Miss USA boss denies harassment and abuse allegations from former titleholders

The chief executive of the Miss USA Organization has responded to allegations of sexual harassment, bullying and toxic working conditions at the organization that were made weeks ago when the Miss USA and Miss Teen USA titleholders both resigned.

“We are very disappointed to hear the recent false allegations made by individuals speaking on behalf of our former titleholder,” chief executive Laylah Rose wrote in a statement obtained Friday by The Times.

“The allegations of sexual harassment, toxic environment and bullying are not true. To be clear, such behavior is not accepted, and we can assure you that if such behavior ever occurred, we would take immediate steps to protect our titleholder and provide access to appropriate resources,” Rose’s statement said.

Her open letter came as a stark countering of the claims made earlier this month by the former titleholders and their mothers.

Former Miss USA Noelia Voigt, 24, announced her resignation via Instagram on May 6. In a leaked resignation letter, the 2024 titleholder accused the Miss USA Organization of having a “toxic work environment” where she experienced “at best … poor management and, at worst … bullying and harassment.” According to CNN, which obtained the letter, the pageant queen accused Rose of “slandering” her and calling her “mentally ill” in conversations with people outside of the organization. She also said Rose was “aggressive” and threatened to withhold her salary.

Separately, former Miss Teen USA UmaSofia Srivastava, 17, who announced her resignation days after Voigt, also said that her personal values “no longer fully align with the direction” of the organization.

Both women alleged that they signed nondisclosure agreements with the Miss USA Organization and were limited in what they could include in their public statements, so their mothers spoke to “Good Morning America” on May 14 on their behalf.

“The job of their dreams turned out to be a nightmare,” Barbara Srivastava said. “We could not continue this charade. The girls decided to step down and give [up] their dream of a lifetime — a crown, a national title. Why would two girls decide to give that up?”

Jackeline Voigt also described a situation in which she said her daughter was sexually harassed at an official Miss USA appearance and was not provided adequate security to protect her. Rose allegedly told her that harassment is “part of the role.”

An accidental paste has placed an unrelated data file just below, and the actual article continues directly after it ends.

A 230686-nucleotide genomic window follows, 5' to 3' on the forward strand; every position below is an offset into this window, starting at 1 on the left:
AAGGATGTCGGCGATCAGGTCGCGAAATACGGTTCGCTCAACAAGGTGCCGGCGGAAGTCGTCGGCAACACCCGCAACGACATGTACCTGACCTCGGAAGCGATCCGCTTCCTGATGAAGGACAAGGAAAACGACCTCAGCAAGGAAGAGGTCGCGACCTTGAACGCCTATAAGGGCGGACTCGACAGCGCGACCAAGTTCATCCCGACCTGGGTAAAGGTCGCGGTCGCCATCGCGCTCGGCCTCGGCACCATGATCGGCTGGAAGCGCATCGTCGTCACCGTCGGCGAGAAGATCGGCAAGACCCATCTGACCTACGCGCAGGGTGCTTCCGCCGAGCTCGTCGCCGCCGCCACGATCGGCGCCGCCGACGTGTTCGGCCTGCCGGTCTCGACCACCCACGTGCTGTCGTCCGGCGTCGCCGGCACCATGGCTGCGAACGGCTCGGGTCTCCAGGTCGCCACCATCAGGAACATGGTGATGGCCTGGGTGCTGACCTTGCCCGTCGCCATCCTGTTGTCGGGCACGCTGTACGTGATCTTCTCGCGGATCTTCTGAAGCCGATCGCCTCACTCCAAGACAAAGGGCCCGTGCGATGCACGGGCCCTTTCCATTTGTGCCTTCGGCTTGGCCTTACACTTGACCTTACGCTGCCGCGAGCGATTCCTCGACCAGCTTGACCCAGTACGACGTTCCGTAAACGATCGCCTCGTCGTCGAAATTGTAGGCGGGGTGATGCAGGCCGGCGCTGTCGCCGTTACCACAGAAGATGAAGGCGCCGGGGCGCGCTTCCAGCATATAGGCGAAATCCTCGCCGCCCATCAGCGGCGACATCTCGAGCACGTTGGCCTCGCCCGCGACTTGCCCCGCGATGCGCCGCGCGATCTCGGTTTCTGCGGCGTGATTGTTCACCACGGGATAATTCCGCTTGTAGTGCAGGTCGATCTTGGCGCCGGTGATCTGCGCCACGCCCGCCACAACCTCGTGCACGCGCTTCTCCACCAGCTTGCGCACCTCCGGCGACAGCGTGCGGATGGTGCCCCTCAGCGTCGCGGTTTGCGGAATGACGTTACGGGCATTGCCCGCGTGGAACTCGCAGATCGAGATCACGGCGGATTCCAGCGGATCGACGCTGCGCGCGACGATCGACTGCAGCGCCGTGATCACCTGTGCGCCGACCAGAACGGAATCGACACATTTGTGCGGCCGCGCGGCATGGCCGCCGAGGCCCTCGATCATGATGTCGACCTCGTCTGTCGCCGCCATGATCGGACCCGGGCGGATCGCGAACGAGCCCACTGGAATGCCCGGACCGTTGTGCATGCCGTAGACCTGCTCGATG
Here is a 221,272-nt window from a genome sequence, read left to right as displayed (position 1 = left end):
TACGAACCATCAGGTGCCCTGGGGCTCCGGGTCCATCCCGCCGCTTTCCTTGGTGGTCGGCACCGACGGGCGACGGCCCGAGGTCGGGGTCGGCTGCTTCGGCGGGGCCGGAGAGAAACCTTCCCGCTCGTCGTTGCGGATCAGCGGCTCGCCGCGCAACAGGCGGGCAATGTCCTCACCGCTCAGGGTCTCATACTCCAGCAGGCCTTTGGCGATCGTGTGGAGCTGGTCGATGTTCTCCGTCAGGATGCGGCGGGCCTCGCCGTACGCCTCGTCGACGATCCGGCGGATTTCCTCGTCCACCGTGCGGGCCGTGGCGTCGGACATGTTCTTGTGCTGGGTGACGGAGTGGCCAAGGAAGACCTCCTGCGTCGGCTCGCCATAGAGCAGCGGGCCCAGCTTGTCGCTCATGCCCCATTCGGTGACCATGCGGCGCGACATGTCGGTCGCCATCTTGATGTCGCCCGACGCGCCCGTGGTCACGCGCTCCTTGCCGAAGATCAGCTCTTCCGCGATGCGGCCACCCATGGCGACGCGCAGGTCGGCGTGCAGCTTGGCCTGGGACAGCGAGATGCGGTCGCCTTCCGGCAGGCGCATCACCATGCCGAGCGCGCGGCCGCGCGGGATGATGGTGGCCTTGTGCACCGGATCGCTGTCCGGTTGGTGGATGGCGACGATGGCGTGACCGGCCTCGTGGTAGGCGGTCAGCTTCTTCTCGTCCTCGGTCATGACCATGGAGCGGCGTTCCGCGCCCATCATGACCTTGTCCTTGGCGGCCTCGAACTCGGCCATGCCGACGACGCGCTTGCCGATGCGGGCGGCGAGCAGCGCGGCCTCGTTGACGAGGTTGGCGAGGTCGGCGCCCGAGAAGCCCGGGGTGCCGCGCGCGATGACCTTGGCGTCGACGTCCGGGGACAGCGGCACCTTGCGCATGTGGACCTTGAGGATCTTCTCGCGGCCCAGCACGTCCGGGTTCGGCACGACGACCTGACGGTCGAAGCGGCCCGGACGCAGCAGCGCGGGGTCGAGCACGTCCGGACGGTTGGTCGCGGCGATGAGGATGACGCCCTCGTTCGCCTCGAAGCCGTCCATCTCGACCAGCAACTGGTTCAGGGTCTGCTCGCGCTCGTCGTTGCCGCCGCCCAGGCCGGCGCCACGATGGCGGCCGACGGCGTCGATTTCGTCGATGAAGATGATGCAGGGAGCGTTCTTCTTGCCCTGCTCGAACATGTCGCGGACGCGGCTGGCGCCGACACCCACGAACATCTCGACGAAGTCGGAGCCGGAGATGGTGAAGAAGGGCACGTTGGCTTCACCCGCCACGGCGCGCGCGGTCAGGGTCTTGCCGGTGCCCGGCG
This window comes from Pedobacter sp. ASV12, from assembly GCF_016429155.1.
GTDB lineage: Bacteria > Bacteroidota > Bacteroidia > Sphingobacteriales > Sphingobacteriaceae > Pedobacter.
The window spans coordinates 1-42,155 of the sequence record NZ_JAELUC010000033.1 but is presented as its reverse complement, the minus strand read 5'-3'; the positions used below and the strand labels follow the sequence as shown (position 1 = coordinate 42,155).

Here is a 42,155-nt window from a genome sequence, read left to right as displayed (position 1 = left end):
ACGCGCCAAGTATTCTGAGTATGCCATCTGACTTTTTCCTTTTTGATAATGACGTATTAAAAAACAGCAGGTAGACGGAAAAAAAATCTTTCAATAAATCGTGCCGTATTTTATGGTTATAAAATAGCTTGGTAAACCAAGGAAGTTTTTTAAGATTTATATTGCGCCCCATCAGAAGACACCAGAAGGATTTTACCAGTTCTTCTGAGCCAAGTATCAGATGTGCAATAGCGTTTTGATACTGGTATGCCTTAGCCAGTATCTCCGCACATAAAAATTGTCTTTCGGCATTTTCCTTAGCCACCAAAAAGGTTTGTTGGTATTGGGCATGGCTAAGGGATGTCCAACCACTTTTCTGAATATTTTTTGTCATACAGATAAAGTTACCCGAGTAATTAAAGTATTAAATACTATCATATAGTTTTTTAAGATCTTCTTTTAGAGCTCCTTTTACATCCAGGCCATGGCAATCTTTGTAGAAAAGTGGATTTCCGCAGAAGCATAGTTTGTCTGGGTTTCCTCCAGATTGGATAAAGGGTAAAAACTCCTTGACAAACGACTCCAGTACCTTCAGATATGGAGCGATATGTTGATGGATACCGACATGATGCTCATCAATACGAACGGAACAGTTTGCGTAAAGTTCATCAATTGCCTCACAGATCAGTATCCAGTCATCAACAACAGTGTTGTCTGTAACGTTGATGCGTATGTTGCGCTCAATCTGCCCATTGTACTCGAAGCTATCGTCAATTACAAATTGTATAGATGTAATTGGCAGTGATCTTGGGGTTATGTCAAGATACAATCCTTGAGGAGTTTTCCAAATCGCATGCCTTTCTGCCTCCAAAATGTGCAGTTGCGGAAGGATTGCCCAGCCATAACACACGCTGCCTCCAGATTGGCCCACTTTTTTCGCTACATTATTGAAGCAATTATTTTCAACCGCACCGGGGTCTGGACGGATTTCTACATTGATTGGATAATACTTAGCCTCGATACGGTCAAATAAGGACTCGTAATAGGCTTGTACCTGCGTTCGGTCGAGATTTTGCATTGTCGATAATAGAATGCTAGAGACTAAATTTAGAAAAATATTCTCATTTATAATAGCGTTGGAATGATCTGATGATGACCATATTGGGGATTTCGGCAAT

Rose appeared to blame Voigt for the issues, writing in her statement that “the suggestions of a lack of communication and support for the prior titleholder are likewise false.”

“[W]e provided constant communication about events and procedures and provided access to all of the services needed, much of which went ignored or unused by our titleholder,” she said.

Rose additionally alleged that the pageant queen was ignoring her official duties.

“We also arranged many events (always with a chaperone) to which she was invited to showcase her achievements and highlight her ‘passion’ projects, many of which our titleholder canceled at the last minute and without good reason,” Rose’s statement read.

Voigt hit back Thursday against Rose’s “unequivocally inaccurate” claims, writing on Instagram that she is “constrained” by a nondisclosure agreement and strongly encouraged Rose to waive it.

“I … would like to emphatically assert that, following the unauthorized circulation of my resignation letter, Laylah Roses’ [sic] assertions in her recent statement that contradict my experience after three weeks of unanswered resignation notification are unequivocally inaccurate.”

Srivastava has not responded to Rose’s statement.

After Voigt’s resignation, her Miss USA 2024 title was passed to the runner-up, Savannah Gankiewicz of Hawaii. The role of Miss Teen USA remains unfilled.

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